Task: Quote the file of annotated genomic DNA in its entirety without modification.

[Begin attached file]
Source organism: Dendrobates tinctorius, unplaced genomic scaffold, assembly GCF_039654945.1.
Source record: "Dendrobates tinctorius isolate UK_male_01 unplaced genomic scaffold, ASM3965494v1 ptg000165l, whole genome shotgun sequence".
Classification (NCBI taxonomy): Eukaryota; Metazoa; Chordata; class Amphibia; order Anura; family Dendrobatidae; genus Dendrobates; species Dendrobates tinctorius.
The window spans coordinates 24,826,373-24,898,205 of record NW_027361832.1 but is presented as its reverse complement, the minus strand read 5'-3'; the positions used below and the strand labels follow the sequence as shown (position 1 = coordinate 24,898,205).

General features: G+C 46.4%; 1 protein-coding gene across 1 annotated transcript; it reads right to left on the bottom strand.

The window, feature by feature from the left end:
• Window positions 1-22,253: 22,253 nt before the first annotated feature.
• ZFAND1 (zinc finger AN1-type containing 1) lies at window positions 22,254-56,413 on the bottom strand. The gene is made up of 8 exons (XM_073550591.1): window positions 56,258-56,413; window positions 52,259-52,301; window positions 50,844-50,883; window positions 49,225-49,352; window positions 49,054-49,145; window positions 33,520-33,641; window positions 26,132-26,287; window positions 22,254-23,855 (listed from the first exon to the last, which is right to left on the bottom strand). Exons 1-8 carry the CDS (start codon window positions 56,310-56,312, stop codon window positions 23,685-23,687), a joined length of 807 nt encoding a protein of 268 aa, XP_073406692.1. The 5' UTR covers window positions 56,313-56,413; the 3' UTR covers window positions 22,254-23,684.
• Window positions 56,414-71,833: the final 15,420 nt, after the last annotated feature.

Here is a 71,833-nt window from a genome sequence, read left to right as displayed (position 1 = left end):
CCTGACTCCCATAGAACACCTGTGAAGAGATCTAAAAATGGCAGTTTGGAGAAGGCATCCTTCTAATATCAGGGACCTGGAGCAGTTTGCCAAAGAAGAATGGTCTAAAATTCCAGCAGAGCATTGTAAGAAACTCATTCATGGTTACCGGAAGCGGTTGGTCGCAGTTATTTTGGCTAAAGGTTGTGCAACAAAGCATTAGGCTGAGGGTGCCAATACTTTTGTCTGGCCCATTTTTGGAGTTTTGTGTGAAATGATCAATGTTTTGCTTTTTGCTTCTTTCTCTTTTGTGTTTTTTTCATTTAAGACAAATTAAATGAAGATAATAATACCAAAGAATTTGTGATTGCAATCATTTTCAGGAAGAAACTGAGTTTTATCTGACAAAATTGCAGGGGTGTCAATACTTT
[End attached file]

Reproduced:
Source organism: Dendrobates tinctorius, unplaced genomic scaffold, assembly GCF_039654945.1.
Source record: "Dendrobates tinctorius isolate UK_male_01 unplaced genomic scaffold, ASM3965494v1 ptg000165l, whole genome shotgun sequence".
Classification (NCBI taxonomy): Eukaryota; Metazoa; Chordata; class Amphibia; order Anura; family Dendrobatidae; genus Dendrobates; species Dendrobates tinctorius.
The window spans coordinates 24,826,373-24,898,205 of record NW_027361832.1 but is presented as its reverse complement, the minus strand read 5'-3'; the positions used below and the strand labels follow the sequence as shown (position 1 = coordinate 24,898,205).

General features: G+C 46.4%; 1 protein-coding gene across 1 annotated transcript; it reads right to left on the bottom strand.

The window, feature by feature from the left end:
• Window positions 1-22,253: 22,253 nt before the first annotated feature.
• ZFAND1 (zinc finger AN1-type containing 1) lies at window positions 22,254-56,413 on the bottom strand. The gene is made up of 8 exons (XM_073550591.1): window positions 56,258-56,413; window positions 52,259-52,301; window positions 50,844-50,883; window positions 49,225-49,352; window positions 49,054-49,145; window positions 33,520-33,641; window positions 26,132-26,287; window positions 22,254-23,855 (listed from the first exon to the last, which is right to left on the bottom strand). Exons 1-8 carry the CDS (start codon window positions 56,310-56,312, stop codon window positions 23,685-23,687), a joined length of 807 nt encoding a protein of 268 aa, XP_073406692.1. The 5' UTR covers window positions 56,313-56,413; the 3' UTR covers window positions 22,254-23,684.
• Window positions 56,414-71,833: the final 15,420 nt, after the last annotated feature.

Here is a 71,833-nt window from a genome sequence, read left to right as displayed (position 1 = left end):
CCTGACTCCCATAGAACACCTGTGAAGAGATCTAAAAATGGCAGTTTGGAGAAGGCATCCTTCTAATATCAGGGACCTGGAGCAGTTTGCCAAAGAAGAATGGTCTAAAATTCCAGCAGAGCATTGTAAGAAACTCATTCATGGTTACCGGAAGCGGTTGGTCGCAGTTATTTTGGCTAAAGGTTGTGCAACAAAGCATTAGGCTGAGGGTGCCAATACTTTTGTCTGGCCCATTTTTGGAGTTTTGTGTGAAATGATCAATGTTTTGCTTTTTGCTTCTTTCTCTTTTGTGTTTTTTTCATTTAAGACAAATTAAATGAAGATAATAATACCAAAGAATTTGTGATTGCAATCATTTTCAGGAAGAAACTGAGTTTTATCTGACAAAATTGCAGGGGTGTCAATACTTT